Hypermedia Most hypertext researchers view the
terms hypertext and hypermedia as synonymous and use them interchangeably,
with a preference to sticking to hypertext.
Hypertext A body of electronic text that can be
authored, and read, non-sequentially. In classic hypertext theory,
blocks of text (lexia or nodes) are joined by electronic hyperlinks.
In this approach, hypertext also includes linked multimedia material
(hypermedia) and alternative hypertext approaches, such as time-based
hypermedia and spatial hypertext.
Icon Ultimately from Greek eikon (likeness, image,
portrait), an icon (or ikon) is an image, a representation, a simile.
Semiotically incorrect, but nevertheless widely used, is the denomination
of the symbols on the GUI desktop and in WWW documents as ”icons”.
In this paper, I call the graphic representations of hyperlinks
Graphical Link Markers (GLMs).
Image Stemming from Latin imago (imitation, copy,
likeness, bust), the image is generally a representation, or double
of something. The emphasis of this term does not lie on a graphic
quality, but on the likeness (a difference that can be compared
to index vs. icon).
Index In the general context of science, an index
is mostly understood as an alphabetized list of names, places, and
subjects treated in a printed work, giving the page or pages on
which each item is mentioned. Accordingly, indexing has become an
important method to store and retrieve information in computer science.
Indexicality, in its semiotic sense, however, is a quite different
concept: In Semiotics, the index is a proper sign where the motivation
is due to some kind of physical connection or causal relation between
the sign vehicle and reference object.
Intertextuality A term introduced by Julia Kristeva
and widely adopted by literary theorists to designate the complex
ways in which a given text is related to other texts. As every text
is constructed as a mosaic of other texts, every text is an absorption
and transformation of other texts. According to Kristeva, the notion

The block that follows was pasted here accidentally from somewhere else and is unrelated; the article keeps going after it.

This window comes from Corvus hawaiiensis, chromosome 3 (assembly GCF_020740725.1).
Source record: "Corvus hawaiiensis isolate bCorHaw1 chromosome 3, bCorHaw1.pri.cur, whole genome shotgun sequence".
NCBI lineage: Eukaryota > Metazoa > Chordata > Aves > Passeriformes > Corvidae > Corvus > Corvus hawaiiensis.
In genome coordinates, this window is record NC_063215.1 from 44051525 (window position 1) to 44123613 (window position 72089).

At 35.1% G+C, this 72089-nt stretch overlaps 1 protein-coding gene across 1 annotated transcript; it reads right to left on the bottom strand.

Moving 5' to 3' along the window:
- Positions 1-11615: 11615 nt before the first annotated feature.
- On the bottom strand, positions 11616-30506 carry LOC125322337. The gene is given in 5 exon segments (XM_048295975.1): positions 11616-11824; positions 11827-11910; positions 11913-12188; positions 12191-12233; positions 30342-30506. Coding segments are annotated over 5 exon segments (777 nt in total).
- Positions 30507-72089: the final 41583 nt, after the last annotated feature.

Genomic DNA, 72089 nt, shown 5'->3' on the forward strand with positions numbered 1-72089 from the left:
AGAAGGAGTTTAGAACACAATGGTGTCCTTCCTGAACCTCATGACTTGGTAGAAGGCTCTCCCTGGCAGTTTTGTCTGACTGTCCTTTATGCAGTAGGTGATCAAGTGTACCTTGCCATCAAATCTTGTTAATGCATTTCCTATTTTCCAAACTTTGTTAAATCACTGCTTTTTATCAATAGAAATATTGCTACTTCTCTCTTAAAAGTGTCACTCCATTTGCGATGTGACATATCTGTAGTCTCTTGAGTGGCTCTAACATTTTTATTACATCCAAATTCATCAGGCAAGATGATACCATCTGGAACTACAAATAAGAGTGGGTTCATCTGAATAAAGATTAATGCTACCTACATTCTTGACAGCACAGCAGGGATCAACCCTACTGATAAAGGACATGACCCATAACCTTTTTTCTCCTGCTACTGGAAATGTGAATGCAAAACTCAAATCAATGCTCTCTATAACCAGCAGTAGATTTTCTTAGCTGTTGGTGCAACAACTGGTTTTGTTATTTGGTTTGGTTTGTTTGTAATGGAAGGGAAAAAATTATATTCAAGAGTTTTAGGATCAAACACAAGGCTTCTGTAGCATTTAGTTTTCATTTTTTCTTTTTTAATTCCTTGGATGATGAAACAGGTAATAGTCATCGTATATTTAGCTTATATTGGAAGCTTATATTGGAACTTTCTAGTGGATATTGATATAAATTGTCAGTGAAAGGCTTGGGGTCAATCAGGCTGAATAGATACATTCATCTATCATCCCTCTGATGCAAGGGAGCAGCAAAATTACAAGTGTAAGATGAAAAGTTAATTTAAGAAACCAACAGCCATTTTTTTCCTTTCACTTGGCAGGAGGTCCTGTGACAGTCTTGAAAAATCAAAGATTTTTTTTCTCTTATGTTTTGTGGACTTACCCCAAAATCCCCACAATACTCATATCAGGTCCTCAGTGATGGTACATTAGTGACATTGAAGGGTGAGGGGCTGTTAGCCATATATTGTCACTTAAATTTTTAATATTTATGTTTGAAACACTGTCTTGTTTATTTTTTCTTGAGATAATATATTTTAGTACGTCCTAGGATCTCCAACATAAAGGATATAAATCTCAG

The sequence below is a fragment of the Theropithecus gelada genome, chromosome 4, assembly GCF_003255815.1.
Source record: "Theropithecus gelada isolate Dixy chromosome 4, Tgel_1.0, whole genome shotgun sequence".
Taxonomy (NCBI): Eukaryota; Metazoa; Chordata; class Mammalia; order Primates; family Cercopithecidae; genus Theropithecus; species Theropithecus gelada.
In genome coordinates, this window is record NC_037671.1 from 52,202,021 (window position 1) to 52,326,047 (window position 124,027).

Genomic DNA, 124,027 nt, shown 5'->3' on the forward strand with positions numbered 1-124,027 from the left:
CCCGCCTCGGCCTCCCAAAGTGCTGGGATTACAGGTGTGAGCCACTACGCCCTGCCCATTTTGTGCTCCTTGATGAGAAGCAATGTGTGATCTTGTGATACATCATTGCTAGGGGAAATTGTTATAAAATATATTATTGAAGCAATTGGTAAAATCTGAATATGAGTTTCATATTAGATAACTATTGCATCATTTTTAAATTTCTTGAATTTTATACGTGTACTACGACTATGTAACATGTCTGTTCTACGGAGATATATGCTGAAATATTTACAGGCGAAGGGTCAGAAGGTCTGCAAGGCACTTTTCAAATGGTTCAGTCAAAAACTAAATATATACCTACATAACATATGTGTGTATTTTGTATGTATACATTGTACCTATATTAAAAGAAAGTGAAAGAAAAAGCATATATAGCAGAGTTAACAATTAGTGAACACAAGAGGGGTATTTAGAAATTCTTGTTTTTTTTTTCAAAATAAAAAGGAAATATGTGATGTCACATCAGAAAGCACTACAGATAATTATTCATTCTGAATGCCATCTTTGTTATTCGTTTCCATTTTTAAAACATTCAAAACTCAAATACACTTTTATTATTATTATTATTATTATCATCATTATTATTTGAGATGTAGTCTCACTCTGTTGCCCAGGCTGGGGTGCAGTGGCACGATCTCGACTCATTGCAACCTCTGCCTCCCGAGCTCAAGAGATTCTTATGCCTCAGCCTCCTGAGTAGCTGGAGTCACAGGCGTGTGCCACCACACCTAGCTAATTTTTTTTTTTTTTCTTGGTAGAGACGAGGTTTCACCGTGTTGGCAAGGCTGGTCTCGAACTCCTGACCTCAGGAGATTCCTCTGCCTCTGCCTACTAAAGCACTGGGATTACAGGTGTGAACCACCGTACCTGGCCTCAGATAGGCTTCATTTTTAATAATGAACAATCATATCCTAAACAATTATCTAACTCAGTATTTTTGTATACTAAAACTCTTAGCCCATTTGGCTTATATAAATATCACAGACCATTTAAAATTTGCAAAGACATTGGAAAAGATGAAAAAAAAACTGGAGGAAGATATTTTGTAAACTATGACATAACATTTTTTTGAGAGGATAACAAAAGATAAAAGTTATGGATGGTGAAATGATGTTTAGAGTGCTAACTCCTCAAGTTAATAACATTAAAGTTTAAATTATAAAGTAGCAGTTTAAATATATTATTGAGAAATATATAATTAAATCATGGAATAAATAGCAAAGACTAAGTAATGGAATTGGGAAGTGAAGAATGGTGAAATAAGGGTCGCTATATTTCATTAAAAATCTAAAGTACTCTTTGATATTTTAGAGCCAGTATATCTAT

of intertextuality comes to replace that of intersubjectivity.
Lexia In the sense of Roland Barthes’ S/Z
, lexia are units of textual meaning that can be analyzed according
to their codes of signification. In hypertext theory, lexia are
unordered blocks of texts connected by links. Lexia are also referred
to as nodes.
Link In a hypertext, (hyper-)links are connectors
Link marker The link marker is the visual representation
of the link anchor, or, point of departure of a link. Some authors
use the term ”button” for the link marker. The link
marker can be a word or an image.
Node In graph theory, a node (or vertex) is a dot
in a graph. In hypertext theory, it is one of many blocks of text
connected by links and to be read in an unsequential order.
Pansemiotic, pansemiotism The view that everything
is, in some manner and measure, a sign.
Semantic General, relating to meaning or signification.
In Semiotics, semantic means more narrowly, concerned with the relationship
between the signs and the objects.
Semiotics The study of doctrine of signs, sometimes
supposed to be a science of signs; the systematic investigation
of the nature, properties, and kinds of sign, especially when undertaken
in a self-conscious way. While semiology is sometimes used to refer
to the Saussurean tradition, and semiotics sometimes refers to the
Peircean tradition, nowadays the term semiotics is more likely to
be used as an umbrella term to embrace the whole field, cf. [468,
Sender One who sends or conveys a message, thus
a synonym for addresser.
Sinsign A term used by Charles S. Peirce to designate
a specific type of sign, one in which an individual event or object
(not a category) serves as the sign vehicle.
Symbol A term frequently used to designate a conventional
sign (for instance, a sign based on convention or established usage).
But this term refers to various other types of signs as well. For
Ferdinand de Saussure, a symbol is a sign in which the correlation
between signifier and signified is, in some measure, motivated (that
is, nonarbitrary). In Charles S. Peirce’s elaborate classification
of signs, a symbol is almost the opposite of this. Peirce defines
symbol as part of a trichotomy: icon, index, symbol. This trichotomy
is based on the relationship between the sign vehicle and its (reference)
object. If a sign vehicle is related to its object by virtue of
a resemblance to that object (for instance, a map to its territory),
it is an icon. If it is related to its object by virtue of an actual
or physical connection (for example, the direction of the weather